b. A person riding a bicycle intending to turn left shall approach the turn as closely as practicable to the right-hand curb or edge of the roadway. After proceeding across the intersecting roadway to the far corner of the curb or intersection of the roadway edges, the bicyclist shall stop, as much as practicable, out of the way of traffic. After stopping, the bicyclist shall yield to any traffic proceeding in either direction along the roadway the bicyclist had been using. After yielding and complying with any official traffic control device or police officer regulating traffic on the highway along which he intends to proceed, the bicyclist may proceed in the new direction.

c. Notwithstanding the provisions of paragraphs (a) and (b) of this subsection (8), the transportation commission and local authorities in their respective jurisdictions may cause official traffic control devices to be placed on roadways and thereby require and direct that a specific course be traveled.

9.

1. Except as otherwise provided in this subsection (9), every person riding a bicycle shall signal his intention to turn or stop in accordance with the provisions of section 42-4-903; except that a person riding a bicycle may signal a right turn with the right arm extended horizontally.

2. A signal of intention to turn right or left when required shall be given continuously during not less than the last one hundred feet traveled by the bicycle before turning and shall be given while the bicycle is stopped waiting to turn. A signal by hand and arm need not be given continuously if the hand is needed in the control or operation of the bicycle.

10.

a. A person riding a bicycle upon and along a sidewalk or pathway or across a roadway upon and along a crosswalk shall yield the right-of-way to any pedestrian and shall give an audible signal before overtaking and passing such pedestrian. A person riding a bicycle in a crosswalk shall do so in a manner that is safe for pedestrians.

b. A person shall not ride a bicycle upon and along a sidewalk or pathway or across a roadway upon and along a crosswalk where such use of bicycles is prohibited by official traffic control devices or local ordinances. A person riding a bicycle shall dismount before entering any crosswalk where required by official traffic control devices or local ordinances. A person riding or walking a bicycle upon and along a sidewalk or pathway or across a roadway upon and along a crosswalk shall have all the rights and duties applicable to a pedestrian under the same circumstances, including, but not limited to, the rights and duties granted and required by section 42-4-802.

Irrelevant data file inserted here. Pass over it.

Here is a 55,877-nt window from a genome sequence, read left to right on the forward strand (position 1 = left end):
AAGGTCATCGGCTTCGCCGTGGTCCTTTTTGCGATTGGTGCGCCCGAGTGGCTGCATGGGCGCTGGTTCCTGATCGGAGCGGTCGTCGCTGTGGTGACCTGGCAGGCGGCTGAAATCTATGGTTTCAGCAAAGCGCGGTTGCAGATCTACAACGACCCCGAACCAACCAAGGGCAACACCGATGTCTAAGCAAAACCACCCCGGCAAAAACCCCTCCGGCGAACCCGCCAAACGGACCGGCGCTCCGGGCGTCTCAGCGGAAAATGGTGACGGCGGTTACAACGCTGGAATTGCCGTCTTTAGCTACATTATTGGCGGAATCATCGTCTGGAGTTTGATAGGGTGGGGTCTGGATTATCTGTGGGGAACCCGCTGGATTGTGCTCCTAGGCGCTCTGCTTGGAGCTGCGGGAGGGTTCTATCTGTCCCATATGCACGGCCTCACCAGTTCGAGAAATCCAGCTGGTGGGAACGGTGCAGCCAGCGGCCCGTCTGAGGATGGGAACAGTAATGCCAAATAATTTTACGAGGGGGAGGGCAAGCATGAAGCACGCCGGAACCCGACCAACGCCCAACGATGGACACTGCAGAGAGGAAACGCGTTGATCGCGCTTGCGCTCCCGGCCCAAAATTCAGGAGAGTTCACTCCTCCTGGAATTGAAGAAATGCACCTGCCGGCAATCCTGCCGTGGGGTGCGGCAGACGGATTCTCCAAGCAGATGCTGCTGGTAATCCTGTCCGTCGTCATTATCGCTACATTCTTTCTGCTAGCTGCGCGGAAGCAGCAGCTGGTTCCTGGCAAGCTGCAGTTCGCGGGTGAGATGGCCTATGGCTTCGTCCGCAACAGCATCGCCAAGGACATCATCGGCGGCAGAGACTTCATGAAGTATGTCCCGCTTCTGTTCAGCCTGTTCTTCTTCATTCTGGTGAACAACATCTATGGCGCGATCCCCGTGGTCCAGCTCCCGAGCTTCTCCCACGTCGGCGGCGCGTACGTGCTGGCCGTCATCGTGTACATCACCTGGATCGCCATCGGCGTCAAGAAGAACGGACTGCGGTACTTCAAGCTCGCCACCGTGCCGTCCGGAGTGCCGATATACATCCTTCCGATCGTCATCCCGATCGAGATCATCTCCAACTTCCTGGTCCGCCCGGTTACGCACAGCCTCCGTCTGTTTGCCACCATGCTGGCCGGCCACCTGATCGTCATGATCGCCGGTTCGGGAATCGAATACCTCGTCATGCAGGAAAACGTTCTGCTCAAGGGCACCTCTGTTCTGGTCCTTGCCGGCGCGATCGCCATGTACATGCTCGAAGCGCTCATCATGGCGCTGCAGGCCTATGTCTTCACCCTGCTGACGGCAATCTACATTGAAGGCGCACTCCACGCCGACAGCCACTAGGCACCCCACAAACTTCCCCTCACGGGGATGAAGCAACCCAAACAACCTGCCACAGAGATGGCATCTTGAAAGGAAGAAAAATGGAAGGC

11.

a. A person may park a bicycle on a sidewalk unless prohibited or restricted by an official traffic control device or local ordinance.

b. A bicycle parked on a sidewalk shall not impede the normal and reasonable movement of pedestrian or other traffic.

c. A bicycle may be parked on the road at any angle to the curb or edge of the road at any location where parking is allowed.

d. A bicycle may be parked on the road abreast of another bicycle or bicycles near the side of the road or any location where parking is allowed in such a manner as does not impede the normal and reasonable movement of traffic.

e. In all other respects, bicycles parked anywhere on a highway shall conform to the provisions of part 11 of this article regulating the parking of vehicles.

12.

a. Any person who violates any provision of this section commits a class 2 misdemeanor traffic offense; except that section 42-2-127 shall not apply.

b. Any person riding a bicycle who violates any provision of this article other than this section which is applicable to such a vehicle and for which a penalty is specified shall be subject to the same specified penalty as any other vehicle; except the section 42-2-127 shall not apply.

13. Upon request, the law enforcement agency having jurisdiction shall complete a report concerning an injury or death incident that involves a bicycle on the roadways of the state, even if such accident does not involve a motor vehicle.

Section 2. 42-4-802 Pedestrians' right-of-way in crosswalks.

Pedestrians' right-of-way in crosswalks.

(3) No pedestrian shall suddenly leave a curb or other place of safety and ride a bicycle, walk, or run into the path of a moving vehicle which is so close as to constitute an immediate hazard.

My Voice Nation Help
0 comments

Now Trending

Around The Web

From the Vault

 

Loading...